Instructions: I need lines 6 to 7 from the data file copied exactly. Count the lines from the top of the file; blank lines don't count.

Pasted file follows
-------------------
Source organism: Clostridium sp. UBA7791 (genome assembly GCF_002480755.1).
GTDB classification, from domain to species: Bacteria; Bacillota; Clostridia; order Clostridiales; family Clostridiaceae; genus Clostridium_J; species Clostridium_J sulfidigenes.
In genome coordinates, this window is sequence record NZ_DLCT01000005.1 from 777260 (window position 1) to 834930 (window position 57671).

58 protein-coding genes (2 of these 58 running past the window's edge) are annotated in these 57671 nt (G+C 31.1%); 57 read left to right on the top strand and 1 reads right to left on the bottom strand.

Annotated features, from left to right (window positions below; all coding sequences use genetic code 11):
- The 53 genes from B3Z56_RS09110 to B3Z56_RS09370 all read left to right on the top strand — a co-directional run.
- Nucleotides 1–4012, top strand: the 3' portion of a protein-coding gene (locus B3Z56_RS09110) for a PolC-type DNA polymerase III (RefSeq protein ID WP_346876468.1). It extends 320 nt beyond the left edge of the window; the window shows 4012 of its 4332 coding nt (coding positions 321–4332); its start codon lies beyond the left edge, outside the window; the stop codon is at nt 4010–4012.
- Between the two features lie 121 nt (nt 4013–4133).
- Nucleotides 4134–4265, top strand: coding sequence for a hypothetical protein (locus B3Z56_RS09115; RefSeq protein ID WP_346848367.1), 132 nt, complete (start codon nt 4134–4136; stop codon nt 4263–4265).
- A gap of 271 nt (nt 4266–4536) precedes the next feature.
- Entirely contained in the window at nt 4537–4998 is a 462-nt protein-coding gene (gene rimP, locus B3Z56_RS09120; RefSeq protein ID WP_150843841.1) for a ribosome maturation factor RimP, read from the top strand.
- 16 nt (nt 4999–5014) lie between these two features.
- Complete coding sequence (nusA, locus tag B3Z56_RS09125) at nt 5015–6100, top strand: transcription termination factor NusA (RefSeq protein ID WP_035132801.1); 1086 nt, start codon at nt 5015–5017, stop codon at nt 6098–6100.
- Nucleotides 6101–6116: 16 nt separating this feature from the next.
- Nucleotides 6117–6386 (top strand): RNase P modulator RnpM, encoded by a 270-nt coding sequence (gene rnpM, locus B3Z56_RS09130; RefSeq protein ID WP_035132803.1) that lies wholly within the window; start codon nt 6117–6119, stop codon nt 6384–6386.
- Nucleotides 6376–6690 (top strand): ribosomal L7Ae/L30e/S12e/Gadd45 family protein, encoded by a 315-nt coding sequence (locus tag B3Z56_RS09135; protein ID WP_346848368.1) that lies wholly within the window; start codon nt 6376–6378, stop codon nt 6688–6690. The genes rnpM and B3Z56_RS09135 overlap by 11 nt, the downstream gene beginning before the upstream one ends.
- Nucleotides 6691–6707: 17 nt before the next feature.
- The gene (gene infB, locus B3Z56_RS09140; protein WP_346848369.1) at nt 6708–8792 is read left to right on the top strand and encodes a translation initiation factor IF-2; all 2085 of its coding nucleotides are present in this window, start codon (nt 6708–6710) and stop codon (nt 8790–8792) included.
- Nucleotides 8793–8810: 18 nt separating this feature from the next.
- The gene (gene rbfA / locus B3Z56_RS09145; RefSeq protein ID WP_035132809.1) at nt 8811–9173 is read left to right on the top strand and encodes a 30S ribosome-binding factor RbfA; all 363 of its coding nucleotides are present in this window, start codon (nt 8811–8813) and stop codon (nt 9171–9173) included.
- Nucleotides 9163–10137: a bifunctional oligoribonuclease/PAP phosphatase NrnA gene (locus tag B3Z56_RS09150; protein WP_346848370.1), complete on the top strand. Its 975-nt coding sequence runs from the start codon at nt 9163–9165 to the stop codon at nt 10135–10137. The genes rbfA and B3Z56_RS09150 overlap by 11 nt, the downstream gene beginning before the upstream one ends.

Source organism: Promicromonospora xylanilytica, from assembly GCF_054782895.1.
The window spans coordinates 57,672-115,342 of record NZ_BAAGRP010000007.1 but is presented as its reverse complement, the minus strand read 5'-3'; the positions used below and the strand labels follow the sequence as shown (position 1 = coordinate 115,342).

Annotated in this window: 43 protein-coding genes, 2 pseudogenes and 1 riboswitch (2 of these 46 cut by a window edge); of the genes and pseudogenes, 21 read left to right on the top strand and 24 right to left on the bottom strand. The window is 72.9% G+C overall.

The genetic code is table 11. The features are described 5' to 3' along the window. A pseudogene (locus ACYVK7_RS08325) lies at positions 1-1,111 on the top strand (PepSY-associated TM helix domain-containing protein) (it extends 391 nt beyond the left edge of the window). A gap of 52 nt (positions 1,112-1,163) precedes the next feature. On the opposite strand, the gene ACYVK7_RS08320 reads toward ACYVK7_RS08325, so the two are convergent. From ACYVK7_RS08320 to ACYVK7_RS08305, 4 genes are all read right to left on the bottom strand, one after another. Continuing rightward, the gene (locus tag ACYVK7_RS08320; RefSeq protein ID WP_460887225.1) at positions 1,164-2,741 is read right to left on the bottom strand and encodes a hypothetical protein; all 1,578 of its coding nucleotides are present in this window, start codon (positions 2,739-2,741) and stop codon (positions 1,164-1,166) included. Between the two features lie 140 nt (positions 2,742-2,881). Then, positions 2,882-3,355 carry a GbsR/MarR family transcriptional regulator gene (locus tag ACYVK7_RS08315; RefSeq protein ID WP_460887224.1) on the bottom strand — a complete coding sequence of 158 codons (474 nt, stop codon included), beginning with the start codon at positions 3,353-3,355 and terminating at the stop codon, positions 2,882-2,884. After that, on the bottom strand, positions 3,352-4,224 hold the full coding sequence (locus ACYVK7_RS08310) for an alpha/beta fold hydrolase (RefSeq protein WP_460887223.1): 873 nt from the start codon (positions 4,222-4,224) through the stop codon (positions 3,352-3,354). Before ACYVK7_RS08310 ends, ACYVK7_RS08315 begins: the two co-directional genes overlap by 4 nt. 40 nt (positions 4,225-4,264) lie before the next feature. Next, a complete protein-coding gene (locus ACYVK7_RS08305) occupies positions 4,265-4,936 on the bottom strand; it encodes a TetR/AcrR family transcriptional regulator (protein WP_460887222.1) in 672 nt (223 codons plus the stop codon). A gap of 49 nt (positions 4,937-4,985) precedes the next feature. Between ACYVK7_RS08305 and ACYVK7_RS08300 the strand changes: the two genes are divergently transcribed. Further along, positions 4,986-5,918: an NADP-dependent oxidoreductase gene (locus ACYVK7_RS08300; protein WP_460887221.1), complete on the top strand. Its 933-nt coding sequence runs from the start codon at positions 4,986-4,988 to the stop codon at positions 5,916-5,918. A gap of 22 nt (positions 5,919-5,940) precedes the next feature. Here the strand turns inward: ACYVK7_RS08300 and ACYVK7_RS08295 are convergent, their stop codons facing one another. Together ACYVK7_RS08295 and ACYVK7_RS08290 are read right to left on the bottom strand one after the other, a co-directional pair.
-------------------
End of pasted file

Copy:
- The 53 genes from B3Z56_RS09110 to B3Z56_RS09370 all read left to right on the top strand — a co-directional run.
- Nucleotides 1–4012, top strand: the 3' portion of a protein-coding gene (locus B3Z56_RS09110) for a PolC-type DNA polymerase III (RefSeq protein ID WP_346876468.1). It extends 320 nt beyond the left edge of the window; the window shows 4012 of its 4332 coding nt (coding positions 321–4332); its start codon lies beyond the left edge, outside the window; the stop codon is at nt 4010–4012.